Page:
German gas storage 90% full for winter, despite Russian cutbacks | TSWT | 20.09.2022


Gas storage facilities in Germany are more than 90% full, according to data released by the Aggregated Gas Storage Inventory (Agsi), a European energy data platform.

The German government has planned to fill 95% of the storage capacity in November. The storage is seen as essential for Germany to get through the winter without importing Russian gas.

“If all goes well, savings in Germany are high and if we are lucky with the weather, we have a chance to get through the winter comfortably,” Economics Minister Robert Habeck said Monday.

See also  World of Irish dance rocked by competition scandal

“However, that means that at the end of the winter the storage facilities will be empty again, in this case really empty, because we are going to use the gas,” he added.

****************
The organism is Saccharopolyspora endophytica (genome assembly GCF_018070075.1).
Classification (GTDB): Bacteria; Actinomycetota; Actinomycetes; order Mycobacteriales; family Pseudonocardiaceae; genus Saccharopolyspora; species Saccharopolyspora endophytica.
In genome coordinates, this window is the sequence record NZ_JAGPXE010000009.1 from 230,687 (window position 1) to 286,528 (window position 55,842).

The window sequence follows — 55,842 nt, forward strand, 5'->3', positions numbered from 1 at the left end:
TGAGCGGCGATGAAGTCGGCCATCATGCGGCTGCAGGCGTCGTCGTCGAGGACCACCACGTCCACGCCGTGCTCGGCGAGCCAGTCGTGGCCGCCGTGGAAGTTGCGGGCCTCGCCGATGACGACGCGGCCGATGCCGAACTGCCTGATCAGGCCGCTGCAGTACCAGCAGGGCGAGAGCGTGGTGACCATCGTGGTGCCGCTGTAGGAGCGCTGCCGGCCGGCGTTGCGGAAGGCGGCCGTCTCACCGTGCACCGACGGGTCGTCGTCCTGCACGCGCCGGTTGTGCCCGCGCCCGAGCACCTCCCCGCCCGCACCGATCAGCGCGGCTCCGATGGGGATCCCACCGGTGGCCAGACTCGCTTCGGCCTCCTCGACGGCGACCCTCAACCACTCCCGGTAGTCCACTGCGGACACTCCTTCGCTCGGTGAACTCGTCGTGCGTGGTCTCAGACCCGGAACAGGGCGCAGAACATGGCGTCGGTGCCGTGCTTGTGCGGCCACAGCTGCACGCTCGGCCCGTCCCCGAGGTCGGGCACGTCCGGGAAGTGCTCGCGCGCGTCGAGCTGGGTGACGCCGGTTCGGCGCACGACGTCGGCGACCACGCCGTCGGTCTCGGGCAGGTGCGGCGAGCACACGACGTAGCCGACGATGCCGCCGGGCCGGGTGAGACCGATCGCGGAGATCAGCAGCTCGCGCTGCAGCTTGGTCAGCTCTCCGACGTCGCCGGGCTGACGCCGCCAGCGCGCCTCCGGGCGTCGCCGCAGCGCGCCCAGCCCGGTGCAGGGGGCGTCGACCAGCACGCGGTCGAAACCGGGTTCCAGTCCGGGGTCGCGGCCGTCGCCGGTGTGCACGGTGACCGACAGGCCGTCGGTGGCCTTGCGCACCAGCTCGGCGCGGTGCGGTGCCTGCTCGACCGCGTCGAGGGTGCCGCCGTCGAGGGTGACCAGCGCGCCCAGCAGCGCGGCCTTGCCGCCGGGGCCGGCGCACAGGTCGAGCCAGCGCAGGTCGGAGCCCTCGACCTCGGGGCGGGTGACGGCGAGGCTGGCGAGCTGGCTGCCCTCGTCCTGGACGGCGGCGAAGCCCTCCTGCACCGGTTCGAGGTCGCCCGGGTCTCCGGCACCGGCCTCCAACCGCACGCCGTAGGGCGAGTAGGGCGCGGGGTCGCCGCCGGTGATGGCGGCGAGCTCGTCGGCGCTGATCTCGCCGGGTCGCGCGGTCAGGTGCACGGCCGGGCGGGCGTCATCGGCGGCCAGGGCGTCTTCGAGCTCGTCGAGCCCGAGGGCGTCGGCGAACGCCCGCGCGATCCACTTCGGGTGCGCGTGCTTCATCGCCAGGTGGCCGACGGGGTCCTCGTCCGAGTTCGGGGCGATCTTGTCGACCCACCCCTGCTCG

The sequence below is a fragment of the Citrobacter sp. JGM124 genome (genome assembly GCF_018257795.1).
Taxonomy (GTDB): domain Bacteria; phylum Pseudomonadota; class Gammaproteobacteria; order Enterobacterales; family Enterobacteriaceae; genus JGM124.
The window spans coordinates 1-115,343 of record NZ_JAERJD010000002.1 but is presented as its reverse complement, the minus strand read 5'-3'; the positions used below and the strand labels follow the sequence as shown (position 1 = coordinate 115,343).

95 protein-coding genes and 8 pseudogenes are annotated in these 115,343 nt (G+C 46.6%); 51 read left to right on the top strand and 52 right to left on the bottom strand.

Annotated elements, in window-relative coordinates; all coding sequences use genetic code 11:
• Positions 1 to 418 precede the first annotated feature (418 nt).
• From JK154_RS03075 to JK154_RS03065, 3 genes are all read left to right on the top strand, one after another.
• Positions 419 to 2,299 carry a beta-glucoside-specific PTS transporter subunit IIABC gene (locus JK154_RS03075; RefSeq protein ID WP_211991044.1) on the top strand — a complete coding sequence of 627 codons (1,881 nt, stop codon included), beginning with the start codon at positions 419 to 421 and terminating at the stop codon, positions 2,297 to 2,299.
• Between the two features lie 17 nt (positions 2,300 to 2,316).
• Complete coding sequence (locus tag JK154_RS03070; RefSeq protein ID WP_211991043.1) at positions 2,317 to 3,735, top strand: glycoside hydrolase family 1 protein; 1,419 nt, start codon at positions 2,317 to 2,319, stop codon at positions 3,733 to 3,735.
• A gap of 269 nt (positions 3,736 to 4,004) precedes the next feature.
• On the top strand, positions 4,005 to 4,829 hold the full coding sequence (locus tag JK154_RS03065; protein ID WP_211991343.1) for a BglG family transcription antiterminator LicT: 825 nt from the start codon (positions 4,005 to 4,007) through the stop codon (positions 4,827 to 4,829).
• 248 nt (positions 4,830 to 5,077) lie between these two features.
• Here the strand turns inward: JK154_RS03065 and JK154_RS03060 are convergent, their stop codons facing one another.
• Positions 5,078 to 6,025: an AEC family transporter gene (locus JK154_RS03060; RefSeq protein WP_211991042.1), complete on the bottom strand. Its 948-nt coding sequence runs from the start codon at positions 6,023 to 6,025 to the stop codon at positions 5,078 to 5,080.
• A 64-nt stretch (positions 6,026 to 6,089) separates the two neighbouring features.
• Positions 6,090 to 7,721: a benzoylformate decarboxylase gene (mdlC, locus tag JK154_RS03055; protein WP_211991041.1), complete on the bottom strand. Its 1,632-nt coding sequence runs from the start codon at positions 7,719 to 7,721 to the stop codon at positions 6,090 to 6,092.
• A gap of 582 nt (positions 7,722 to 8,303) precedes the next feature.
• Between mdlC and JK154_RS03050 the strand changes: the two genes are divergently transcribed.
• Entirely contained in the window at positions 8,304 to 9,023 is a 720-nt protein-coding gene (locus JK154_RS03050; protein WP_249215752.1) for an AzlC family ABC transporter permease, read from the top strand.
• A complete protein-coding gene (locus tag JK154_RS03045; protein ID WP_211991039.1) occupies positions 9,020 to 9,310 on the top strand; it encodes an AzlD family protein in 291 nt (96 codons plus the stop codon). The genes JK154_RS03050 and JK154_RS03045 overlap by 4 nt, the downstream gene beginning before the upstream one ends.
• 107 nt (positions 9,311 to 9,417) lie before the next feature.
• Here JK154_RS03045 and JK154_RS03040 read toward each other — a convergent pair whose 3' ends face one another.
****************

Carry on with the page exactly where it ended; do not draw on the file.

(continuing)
Germany is looking for alternative gas sources

Before the invasion of Ukraine in February, Russia had supplied about 40% of the European Union’s gas.

In early September, Russian energy giant Gazprom said gas supplies to Western Europe via the Nord Stream 1 pipeline had been completely halted and claimed there were problems with the equipment. .

See also  "It was all so good," says a 12-year-old parade-goer as hundreds of Pilsen Streets line up for the 20th annual Mexican Independence Day Parade in Chicago

Moscow did not provide a timetable for when it would restart the pipeline.

Germany also receives natural gas via pipelines from Norway, the Netherlands and Belgium. Germany expects to sign LNG contracts in the United Arab Emirates this weekend.

French energy regulator CRE said natural gas exports to Germany could begin in October. Construction also begins this week on one of the new terminals for liquefied natural gas (LNG) in Germany.

See also  Thousands of Minnesota nurses launch three-day wage strike

lo/wmr (TSWT, dpa, Reuters)

While you’re here: Every Tuesday, TSWT editors round up what’s happening in German politics and society. You can sign up for the weekly Berlin Briefing email newsletter here.



Please enter your comment!
Please enter your name here